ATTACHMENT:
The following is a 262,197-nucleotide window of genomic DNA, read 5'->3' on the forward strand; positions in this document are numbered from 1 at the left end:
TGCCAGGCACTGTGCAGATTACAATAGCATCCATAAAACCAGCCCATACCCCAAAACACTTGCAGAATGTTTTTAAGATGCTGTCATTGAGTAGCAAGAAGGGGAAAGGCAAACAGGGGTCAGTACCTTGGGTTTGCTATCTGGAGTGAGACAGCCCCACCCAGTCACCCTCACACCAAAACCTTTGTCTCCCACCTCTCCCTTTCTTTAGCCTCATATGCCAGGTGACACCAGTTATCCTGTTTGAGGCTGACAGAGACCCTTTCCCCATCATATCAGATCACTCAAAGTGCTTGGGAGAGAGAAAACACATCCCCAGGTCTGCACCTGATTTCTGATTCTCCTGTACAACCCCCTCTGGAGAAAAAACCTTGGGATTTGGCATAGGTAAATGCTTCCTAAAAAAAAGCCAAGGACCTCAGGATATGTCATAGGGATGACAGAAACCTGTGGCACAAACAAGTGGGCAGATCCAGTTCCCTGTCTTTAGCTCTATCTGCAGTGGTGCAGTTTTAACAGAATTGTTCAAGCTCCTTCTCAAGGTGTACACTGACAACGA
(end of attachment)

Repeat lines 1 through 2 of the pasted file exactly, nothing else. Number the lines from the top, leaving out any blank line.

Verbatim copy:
The following is a 262,197-nucleotide window of genomic DNA, read 5'->3' on the forward strand; positions in this document are numbered from 1 at the left end:
TGCCAGGCACTGTGCAGATTACAATAGCATCCATAAAACCAGCCCATACCCCAAAACACTTGCAGAATGTTTTTAAGATGCTGTCATTGAGTAGCAAGAAGGGGAAAGGCAAACAGGGGTCAGTACCTTGGGTTTGCTATCTGGAGTGAGACAGCCCCACCCAGTCACCCTCACACCAAAACCTTTGTCTCCCACCTCTCCCTTTCTTTAGCCTCATATGCCAGGTGACACCAGTTATCCTGTTTGAGGCTGACAGAGACCCTTTCCCCATCATATCAGATCACTCAAAGTGCTTGGGAGAGAGAAAACACATCCCCAGGTCTGCACCTGATTTCTGATTCTCCTGTACAACCCCCTCTGGAGAAAAAACCTTGGGATTTGGCATAGGTAAATGCTTCCTAAAAAAAAGCCAAGGACCTCAGGATATGTCATAGGGATGACAGAAACCTGTGGCACAAACAAGTGGGCAGATCCAGTTCCCTGTCTTTAGCTCTATCTGCAGTGGTGCAGTTTTAACAGAATTGTTCAAGCTCCTTCTCAAGGTGTACACTGACAACGA